I got my first tattoo when I was 20; "so it goes" in small black script on my left arm, overcharged at some out-of-the-way shop in Dublin. I'd just finished reading Slaughterhouse 5
This was the 15th Annual Philadelphia Tattoo Arts Convention, with hundreds of tattoo artists from all across the country, as well as certification courses and workshops, contests for "Best Tribal Tattoo" and the like, and booths selling a lot of harsh metal-and-wood jewelry and bondage-inspired drawings. PBR tallboys are $5, Johnny Walker Red and Tullamore Dew are rather more expensive. There are burlesque dancers and honest-to-God freak show acts. Permanent Mark is there. Amy Nicoletto from LA Ink is there, looking just as crazy as she does on TV. Actually, pretty much every star of every tattoo reality TV show is there, signing autographs, selling books, tattooing anyone who can afford it. There are a lot of punks and hipsters and shirtless old biker guys. There's a wildly overcrowded piercing standing. I remember a hot rod on display, a tattooed frog preserved in formaldehyde and an anime-adorned belt with a built-in bottle opener I almost bought for $20. Somehow, despite hundreds of tattoos happening all at once, I never really catch that tattoo smell (disinfectant, inks, oozing blood, sweat). The Philadelphia Convention Center must be remarkably well-ventilated.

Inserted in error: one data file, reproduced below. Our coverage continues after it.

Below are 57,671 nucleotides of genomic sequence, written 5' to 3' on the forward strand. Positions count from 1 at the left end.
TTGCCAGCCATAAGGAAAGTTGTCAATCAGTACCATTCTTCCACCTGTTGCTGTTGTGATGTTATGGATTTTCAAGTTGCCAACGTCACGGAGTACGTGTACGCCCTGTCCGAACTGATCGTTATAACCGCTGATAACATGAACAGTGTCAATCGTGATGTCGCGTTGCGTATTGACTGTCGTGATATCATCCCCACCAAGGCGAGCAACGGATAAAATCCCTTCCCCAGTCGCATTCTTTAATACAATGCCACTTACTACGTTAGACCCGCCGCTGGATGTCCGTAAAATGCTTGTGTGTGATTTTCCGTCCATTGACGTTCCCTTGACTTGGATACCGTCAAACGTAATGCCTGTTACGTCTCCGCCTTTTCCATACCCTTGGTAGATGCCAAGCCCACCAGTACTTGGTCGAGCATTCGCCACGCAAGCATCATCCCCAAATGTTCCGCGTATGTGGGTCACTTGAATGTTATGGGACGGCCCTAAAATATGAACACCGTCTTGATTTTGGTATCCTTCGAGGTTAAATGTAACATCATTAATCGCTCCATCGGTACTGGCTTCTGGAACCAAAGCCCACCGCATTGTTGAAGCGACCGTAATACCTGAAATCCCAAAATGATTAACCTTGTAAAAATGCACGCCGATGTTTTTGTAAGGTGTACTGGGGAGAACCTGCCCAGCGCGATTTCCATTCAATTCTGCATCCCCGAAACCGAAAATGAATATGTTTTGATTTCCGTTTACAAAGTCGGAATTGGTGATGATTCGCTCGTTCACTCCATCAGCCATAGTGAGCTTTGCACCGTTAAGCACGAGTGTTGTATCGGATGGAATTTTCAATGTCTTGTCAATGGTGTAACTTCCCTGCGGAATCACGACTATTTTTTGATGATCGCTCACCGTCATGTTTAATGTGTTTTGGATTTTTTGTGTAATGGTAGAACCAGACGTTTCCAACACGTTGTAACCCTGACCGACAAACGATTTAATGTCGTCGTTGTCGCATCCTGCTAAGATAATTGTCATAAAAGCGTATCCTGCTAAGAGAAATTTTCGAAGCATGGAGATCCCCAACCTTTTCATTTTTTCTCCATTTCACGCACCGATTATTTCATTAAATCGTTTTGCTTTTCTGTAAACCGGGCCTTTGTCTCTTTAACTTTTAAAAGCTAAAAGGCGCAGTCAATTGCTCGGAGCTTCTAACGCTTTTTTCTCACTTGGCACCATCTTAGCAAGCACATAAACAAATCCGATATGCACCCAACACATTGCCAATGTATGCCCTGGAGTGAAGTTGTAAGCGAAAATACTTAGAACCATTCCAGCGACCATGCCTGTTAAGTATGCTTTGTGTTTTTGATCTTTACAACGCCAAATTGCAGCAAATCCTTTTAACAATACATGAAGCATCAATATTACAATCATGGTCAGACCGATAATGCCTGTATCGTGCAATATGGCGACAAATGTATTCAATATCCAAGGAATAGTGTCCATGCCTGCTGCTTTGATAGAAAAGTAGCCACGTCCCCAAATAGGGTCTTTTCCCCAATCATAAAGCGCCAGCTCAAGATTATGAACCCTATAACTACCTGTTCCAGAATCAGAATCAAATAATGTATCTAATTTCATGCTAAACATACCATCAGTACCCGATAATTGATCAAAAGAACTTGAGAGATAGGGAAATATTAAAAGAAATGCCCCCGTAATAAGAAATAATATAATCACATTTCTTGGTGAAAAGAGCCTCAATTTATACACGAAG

If you're looking to get tattooed having hundreds of artists at your disposal is ideal: no two tattoos are ever the same, after all, because every artist has his or her own distinctive style, their own preference on inks and guns. Spend fifteen minutes walking around the convention and you'll understand just how many different ways there are to tattoo a cross or a skull. Of course if you're not looking to get tattooed it's still a pretty easy way to kill an afternoon—it took me and my girlfriend more than an hour just to walk up and down all the aisles, only stopping a few times to admire some particularly good work, and re-up on PBRs.
At Philly.com you can check out a slideshow of the convention, and read some hyper-moralizing comments about how very, very déclassé tattoos are, an odd attitude to have when more than one in five Americans are tattooed (among 25-39-year-olds its more like one in three). Granted, those statistics probably refer more to Americans with a barbed-wire chain around their bicep than Americans with face tattoos. Still, in Baltimore, where most of my friends have far more tattoos than me, it's easy to forget that not everyone is saving up to add color to their chest piece. Apparently the outlaw appeal of tattoos is still in fine order though, judging by the "NO WEAPONS!" sign at the entrance to the Convention Center, the metal detector scans you have to go through after buying your ticket, and the half-a-dozen or so nervous looking cops walking around.